NYC Mayor Bill de Blasio got his very first endorsement for president of the United States from the mayor of Orangeburg, SC, pop. 13,000.

De Blasio’s approval rating among city voters took a hit after he launched a long-shot run for the White House this month, according to a new poll.

The New York City Housing Authority’s new federal monitor, Bart Schwartz, said in a blistering letter that the agency is already breaking its promises to clean up lead paint and – once again – is not telling the whole truth.

Black and Latino men had often been questionably arrested and charged under New York’s unusual ban on gravity knives, but in another demonstration of New York’s surging progressive wing’s influence, the knives were made legal.

The state Education Department won’t be appealing a court ruling that halted a plan for academic inspections of non-public schools such as Jewish yeshivas, Catholic schools and private academies.

The New York City Parks Department may have shut minority- and women-owned businesses out of city contracts because of sloppy record-keeping, according to a new audit from New York City Comptroller Scott Stringer.

Ramping up its public-relations blitz against the specialized-high-school admissions test, the de Blasio administration enlisted current and former city students to blast the polarizing exam in a 22-minute YouTube video posted Friday to the official NYC Mayor’s Office account.

A bill that would give Brooklyn residents who regularly cross the Verrazzano-Narrows Bridge a discount similar to Staten Islanders has passed the state Senate.

A man jumped to his death from the Verrazzano-Narrows Bridge on Saturday night, officials said, marking the third time in a month that someone has leaped from the span.

Medical researchers in northeastern China have found a new fever-causing virus carried by ticks, according to a study published in the New England Journal of Medicine.

A Bronx school superintendent promoted to a new top position by Chancellor Richard Carranza was feted with a lavish party organized by subordinates at a cost of $111 a head from 400 guests, including employees under her control.

NYC’s scandal-scarred tech agency was overcharged millions for an electronic procurement system, according to an investigative watchdog.

John O’Hara, a Brooklyn gadfly who says he was targeted by Democratic party bosses, has won a round in his $25 million federal lawsuit claiming he faced malicious prosecution on a bizarre “illegal voting” charge.

A delivery worker who logged approximately 84 hours a week for five years at a Chinatown takeout joint still hasn’t seen a penny of the $328,000 wage theft settlement a judge ordered his former boss to pay out two years ago, court records show.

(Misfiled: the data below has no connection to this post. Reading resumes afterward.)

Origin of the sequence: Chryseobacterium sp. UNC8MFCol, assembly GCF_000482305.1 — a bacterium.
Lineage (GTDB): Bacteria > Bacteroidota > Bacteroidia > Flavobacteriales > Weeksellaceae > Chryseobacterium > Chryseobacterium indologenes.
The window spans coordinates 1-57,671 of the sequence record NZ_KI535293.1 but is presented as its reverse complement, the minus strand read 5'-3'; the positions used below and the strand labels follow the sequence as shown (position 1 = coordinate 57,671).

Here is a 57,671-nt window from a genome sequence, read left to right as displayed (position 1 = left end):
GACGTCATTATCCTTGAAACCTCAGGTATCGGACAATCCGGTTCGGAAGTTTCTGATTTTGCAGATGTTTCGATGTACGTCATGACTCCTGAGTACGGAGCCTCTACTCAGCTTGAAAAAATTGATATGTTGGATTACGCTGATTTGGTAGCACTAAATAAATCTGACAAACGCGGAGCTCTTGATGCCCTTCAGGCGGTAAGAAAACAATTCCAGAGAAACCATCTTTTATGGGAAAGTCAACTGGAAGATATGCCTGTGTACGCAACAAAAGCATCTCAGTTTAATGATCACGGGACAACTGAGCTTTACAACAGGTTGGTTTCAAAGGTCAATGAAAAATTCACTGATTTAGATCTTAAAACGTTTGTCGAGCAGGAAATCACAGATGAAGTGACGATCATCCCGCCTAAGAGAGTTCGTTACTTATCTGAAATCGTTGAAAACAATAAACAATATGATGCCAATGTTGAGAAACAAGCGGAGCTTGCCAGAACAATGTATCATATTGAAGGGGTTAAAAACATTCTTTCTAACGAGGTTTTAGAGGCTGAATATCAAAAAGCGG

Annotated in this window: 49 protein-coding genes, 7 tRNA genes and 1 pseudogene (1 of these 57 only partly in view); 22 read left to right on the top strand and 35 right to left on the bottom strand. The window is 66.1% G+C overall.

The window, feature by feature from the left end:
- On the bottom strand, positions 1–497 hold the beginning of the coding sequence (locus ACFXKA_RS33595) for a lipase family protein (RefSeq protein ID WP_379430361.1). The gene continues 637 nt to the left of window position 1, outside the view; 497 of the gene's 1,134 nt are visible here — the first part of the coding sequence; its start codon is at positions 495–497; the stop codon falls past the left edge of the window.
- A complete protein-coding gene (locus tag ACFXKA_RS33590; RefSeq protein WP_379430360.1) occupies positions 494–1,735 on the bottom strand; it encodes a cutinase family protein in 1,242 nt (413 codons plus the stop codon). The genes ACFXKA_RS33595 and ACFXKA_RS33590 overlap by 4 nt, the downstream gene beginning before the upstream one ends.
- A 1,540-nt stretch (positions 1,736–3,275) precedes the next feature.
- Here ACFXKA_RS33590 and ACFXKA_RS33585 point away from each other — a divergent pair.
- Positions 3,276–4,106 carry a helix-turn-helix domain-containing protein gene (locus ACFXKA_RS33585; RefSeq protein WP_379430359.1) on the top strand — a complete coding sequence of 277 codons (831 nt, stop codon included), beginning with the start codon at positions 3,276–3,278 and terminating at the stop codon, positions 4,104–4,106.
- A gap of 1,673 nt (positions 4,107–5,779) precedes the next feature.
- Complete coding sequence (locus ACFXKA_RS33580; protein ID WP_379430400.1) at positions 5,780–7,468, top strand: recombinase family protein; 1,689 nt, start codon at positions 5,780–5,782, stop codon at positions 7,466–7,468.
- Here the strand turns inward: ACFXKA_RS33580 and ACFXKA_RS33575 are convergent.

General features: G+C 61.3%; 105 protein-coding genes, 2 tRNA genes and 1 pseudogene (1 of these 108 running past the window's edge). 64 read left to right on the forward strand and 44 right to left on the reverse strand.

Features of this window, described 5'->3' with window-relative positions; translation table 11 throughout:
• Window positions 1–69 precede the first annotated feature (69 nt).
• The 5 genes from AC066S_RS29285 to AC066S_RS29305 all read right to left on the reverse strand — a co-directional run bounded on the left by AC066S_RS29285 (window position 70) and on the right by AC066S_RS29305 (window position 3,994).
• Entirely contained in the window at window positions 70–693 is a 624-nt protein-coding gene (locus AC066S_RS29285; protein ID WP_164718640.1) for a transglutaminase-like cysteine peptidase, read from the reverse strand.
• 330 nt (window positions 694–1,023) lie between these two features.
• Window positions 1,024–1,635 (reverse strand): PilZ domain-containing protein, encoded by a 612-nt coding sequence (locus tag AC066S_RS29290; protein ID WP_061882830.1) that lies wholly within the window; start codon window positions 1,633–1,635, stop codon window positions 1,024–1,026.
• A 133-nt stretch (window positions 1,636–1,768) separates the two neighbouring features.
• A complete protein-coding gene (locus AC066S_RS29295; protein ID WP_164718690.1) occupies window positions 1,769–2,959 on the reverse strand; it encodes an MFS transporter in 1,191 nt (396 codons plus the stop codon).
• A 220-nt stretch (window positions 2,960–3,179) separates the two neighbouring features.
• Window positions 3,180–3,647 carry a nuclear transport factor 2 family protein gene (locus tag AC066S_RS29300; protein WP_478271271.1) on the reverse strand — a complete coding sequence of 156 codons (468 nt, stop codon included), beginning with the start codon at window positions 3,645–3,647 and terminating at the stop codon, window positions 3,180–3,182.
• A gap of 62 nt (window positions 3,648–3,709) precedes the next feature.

Owners of one of the first hybrid cargo vessels ever built hope to develop a shipping route from Connecticut to Long Island, easing truck traffic on congested roadways.

An internal State Police investigation is probing allegations that a longtime investigator assigned to the Catskill barracks has for years been removing parts from guns stored in an evidence locker there.

Nearly two years after Cuomo signed a relief bill providing tens of millions of dollars for shoreline homeowners saddled with damage from that year’s record-high water levels, thousands of homeowners along the south shore are still waiting for those funds, and the lake is flooding once again.

Cuomo is throwing his weight behind two pieces of legislation assisting LGBTQ New Yorkers during the final weeks of the legislative session, which concludes June 19.

On Saturday visitors enjoyed new perspectives of the breathtaking landscapes that inspired the Hudson River School artists while taking their first stroll on the newly unveiled Hudson River Skywalk.

After three years of snipping, $4.1 million worth of deer vasectomies have trimmed Staten Island’s randy herd down – by a grand total of 316 animals.

The scheduled reopening of the former Groveland Annex this fall as a youth detention facility could preserve some of the jobs expected to be lost with the closing of Livingston Correctional Facility.

There are 327 employees at Livingston Correctional Facility who will be affected by the closure. Thomas Mailey, a DOCCS spokesperson, said there are “a variety of options for staff to transition to other facilities or stage agencies and continue their employment with the state.”

Private sector job growth is growing in New York state, but the rate of growth is less than the national rate and job growth is still lagging in the state’s rural areas compared to the New York City area.

The clergy sex abuse scandal is costing the Catholic Diocese of Buffalo more than the $17.5 million paid to childhood victims of abuse through a special compensation program. Giving at area Catholic parishes is down since last August and is likely to result in a budget shortfall at the diocese and cuts to ministries and services.